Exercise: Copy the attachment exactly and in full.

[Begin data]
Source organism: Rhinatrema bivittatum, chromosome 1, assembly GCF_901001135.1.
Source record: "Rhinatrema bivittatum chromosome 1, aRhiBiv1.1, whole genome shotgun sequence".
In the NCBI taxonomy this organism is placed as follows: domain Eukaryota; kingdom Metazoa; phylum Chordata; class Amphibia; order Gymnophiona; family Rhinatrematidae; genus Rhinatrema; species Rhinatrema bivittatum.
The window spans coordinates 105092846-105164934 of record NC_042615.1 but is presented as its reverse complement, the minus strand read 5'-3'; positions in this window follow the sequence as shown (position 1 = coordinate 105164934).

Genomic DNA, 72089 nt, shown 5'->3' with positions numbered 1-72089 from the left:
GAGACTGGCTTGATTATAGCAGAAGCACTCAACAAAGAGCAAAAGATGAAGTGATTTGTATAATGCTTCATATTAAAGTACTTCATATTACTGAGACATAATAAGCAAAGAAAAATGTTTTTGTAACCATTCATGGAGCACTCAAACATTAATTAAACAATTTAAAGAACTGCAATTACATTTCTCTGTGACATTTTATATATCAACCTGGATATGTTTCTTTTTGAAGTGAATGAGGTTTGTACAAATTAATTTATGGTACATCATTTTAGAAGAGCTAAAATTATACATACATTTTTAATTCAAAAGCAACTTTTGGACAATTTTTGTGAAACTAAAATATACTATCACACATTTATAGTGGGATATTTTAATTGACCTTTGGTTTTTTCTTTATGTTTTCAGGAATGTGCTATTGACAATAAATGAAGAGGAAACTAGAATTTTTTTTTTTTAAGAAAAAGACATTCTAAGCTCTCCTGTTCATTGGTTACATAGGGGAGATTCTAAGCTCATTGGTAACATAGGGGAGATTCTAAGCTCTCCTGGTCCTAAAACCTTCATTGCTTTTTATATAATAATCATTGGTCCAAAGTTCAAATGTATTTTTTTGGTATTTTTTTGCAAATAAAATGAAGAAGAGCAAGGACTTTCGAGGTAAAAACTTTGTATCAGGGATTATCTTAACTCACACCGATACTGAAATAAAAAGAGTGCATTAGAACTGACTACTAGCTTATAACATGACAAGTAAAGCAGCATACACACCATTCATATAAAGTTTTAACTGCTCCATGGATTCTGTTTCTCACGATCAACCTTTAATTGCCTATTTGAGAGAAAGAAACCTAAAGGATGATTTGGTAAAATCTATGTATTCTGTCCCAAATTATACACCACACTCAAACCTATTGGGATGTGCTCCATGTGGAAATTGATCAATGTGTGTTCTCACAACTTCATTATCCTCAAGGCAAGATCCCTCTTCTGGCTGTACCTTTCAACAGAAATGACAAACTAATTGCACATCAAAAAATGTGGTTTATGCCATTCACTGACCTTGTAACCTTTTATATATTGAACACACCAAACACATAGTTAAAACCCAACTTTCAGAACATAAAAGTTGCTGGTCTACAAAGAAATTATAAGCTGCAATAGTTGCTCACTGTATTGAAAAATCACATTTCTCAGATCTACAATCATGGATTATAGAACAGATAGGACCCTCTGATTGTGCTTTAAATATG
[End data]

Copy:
Source organism: Rhinatrema bivittatum, chromosome 1, assembly GCF_901001135.1.
Source record: "Rhinatrema bivittatum chromosome 1, aRhiBiv1.1, whole genome shotgun sequence".
In the NCBI taxonomy this organism is placed as follows: domain Eukaryota; kingdom Metazoa; phylum Chordata; class Amphibia; order Gymnophiona; family Rhinatrematidae; genus Rhinatrema; species Rhinatrema bivittatum.
The window spans coordinates 105092846-105164934 of record NC_042615.1 but is presented as its reverse complement, the minus strand read 5'-3'; positions in this window follow the sequence as shown (position 1 = coordinate 105164934).

Genomic DNA, 72089 nt, shown 5'->3' with positions numbered 1-72089 from the left:
GAGACTGGCTTGATTATAGCAGAAGCACTCAACAAAGAGCAAAAGATGAAGTGATTTGTATAATGCTTCATATTAAAGTACTTCATATTACTGAGACATAATAAGCAAAGAAAAATGTTTTTGTAACCATTCATGGAGCACTCAAACATTAATTAAACAATTTAAAGAACTGCAATTACATTTCTCTGTGACATTTTATATATCAACCTGGATATGTTTCTTTTTGAAGTGAATGAGGTTTGTACAAATTAATTTATGGTACATCATTTTAGAAGAGCTAAAATTATACATACATTTTTAATTCAAAAGCAACTTTTGGACAATTTTTGTGAAACTAAAATATACTATCACACATTTATAGTGGGATATTTTAATTGACCTTTGGTTTTTTCTTTATGTTTTCAGGAATGTGCTATTGACAATAAATGAAGAGGAAACTAGAATTTTTTTTTTTTAAGAAAAAGACATTCTAAGCTCTCCTGTTCATTGGTTACATAGGGGAGATTCTAAGCTCATTGGTAACATAGGGGAGATTCTAAGCTCTCCTGGTCCTAAAACCTTCATTGCTTTTTATATAATAATCATTGGTCCAAAGTTCAAATGTATTTTTTTGGTATTTTTTTGCAAATAAAATGAAGAAGAGCAAGGACTTTCGAGGTAAAAACTTTGTATCAGGGATTATCTTAACTCACACCGATACTGAAATAAAAAGAGTGCATTAGAACTGACTACTAGCTTATAACATGACAAGTAAAGCAGCATACACACCATTCATATAAAGTTTTAACTGCTCCATGGATTCTGTTTCTCACGATCAACCTTTAATTGCCTATTTGAGAGAAAGAAACCTAAAGGATGATTTGGTAAAATCTATGTATTCTGTCCCAAATTATACACCACACTCAAACCTATTGGGATGTGCTCCATGTGGAAATTGATCAATGTGTGTTCTCACAACTTCATTATCCTCAAGGCAAGATCCCTCTTCTGGCTGTACCTTTCAACAGAAATGACAAACTAATTGCACATCAAAAAATGTGGTTTATGCCATTCACTGACCTTGTAACCTTTTATATATTGAACACACCAAACACATAGTTAAAACCCAACTTTCAGAACATAAAAGTTGCTGGTCTACAAAGAAATTATAAGCTGCAATAGTTGCTCACTGTATTGAAAAATCACATTTCTCAGATCTACAATCATGGATTATAGAACAGATAGGACCCTCTGATTGTGCTTTAAATATG